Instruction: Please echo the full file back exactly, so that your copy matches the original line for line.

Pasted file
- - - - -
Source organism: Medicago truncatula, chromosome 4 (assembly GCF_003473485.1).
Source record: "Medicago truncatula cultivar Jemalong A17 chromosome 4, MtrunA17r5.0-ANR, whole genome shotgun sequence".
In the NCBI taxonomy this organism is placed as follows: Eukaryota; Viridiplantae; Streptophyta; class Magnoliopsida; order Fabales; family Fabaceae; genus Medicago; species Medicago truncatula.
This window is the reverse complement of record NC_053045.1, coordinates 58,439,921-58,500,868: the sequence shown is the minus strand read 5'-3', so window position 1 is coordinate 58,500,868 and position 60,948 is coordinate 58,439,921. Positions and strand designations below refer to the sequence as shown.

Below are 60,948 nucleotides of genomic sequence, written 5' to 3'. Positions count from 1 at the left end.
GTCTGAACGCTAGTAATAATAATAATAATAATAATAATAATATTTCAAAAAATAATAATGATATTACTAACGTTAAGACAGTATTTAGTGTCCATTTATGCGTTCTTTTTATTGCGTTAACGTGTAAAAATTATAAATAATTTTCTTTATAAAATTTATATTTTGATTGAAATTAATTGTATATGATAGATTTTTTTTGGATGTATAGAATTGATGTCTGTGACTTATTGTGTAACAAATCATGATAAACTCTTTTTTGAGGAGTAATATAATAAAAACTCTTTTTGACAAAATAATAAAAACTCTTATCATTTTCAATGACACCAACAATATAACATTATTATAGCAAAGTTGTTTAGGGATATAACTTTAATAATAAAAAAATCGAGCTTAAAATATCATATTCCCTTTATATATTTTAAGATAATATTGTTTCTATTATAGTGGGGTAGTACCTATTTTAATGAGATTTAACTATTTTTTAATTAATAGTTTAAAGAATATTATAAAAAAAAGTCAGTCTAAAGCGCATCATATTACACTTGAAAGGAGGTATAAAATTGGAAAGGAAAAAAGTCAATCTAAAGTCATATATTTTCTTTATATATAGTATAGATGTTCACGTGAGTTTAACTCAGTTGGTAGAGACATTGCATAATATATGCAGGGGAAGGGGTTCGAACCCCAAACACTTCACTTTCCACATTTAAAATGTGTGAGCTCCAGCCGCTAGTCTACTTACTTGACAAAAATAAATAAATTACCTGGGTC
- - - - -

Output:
Source organism: Medicago truncatula, chromosome 4 (assembly GCF_003473485.1).
Source record: "Medicago truncatula cultivar Jemalong A17 chromosome 4, MtrunA17r5.0-ANR, whole genome shotgun sequence".
In the NCBI taxonomy this organism is placed as follows: Eukaryota; Viridiplantae; Streptophyta; class Magnoliopsida; order Fabales; family Fabaceae; genus Medicago; species Medicago truncatula.
This window is the reverse complement of record NC_053045.1, coordinates 58,439,921-58,500,868: the sequence shown is the minus strand read 5'-3', so window position 1 is coordinate 58,500,868 and position 60,948 is coordinate 58,439,921. Positions and strand designations below refer to the sequence as shown.

Below are 60,948 nucleotides of genomic sequence, written 5' to 3'. Positions count from 1 at the left end.
GTCTGAACGCTAGTAATAATAATAATAATAATAATAATAATATTTCAAAAAATAATAATGATATTACTAACGTTAAGACAGTATTTAGTGTCCATTTATGCGTTCTTTTTATTGCGTTAACGTGTAAAAATTATAAATAATTTTCTTTATAAAATTTATATTTTGATTGAAATTAATTGTATATGATAGATTTTTTTTGGATGTATAGAATTGATGTCTGTGACTTATTGTGTAACAAATCATGATAAACTCTTTTTTGAGGAGTAATATAATAAAAACTCTTTTTGACAAAATAATAAAAACTCTTATCATTTTCAATGACACCAACAATATAACATTATTATAGCAAAGTTGTTTAGGGATATAACTTTAATAATAAAAAAATCGAGCTTAAAATATCATATTCCCTTTATATATTTTAAGATAATATTGTTTCTATTATAGTGGGGTAGTACCTATTTTAATGAGATTTAACTATTTTTTAATTAATAGTTTAAAGAATATTATAAAAAAAAGTCAGTCTAAAGCGCATCATATTACACTTGAAAGGAGGTATAAAATTGGAAAGGAAAAAAGTCAATCTAAAGTCATATATTTTCTTTATATATAGTATAGATGTTCACGTGAGTTTAACTCAGTTGGTAGAGACATTGCATAATATATGCAGGGGAAGGGGTTCGAACCCCAAACACTTCACTTTCCACATTTAAAATGTGTGAGCTCCAGCCGCTAGTCTACTTACTTGACAAAAATAAATAAATTACCTGGGTC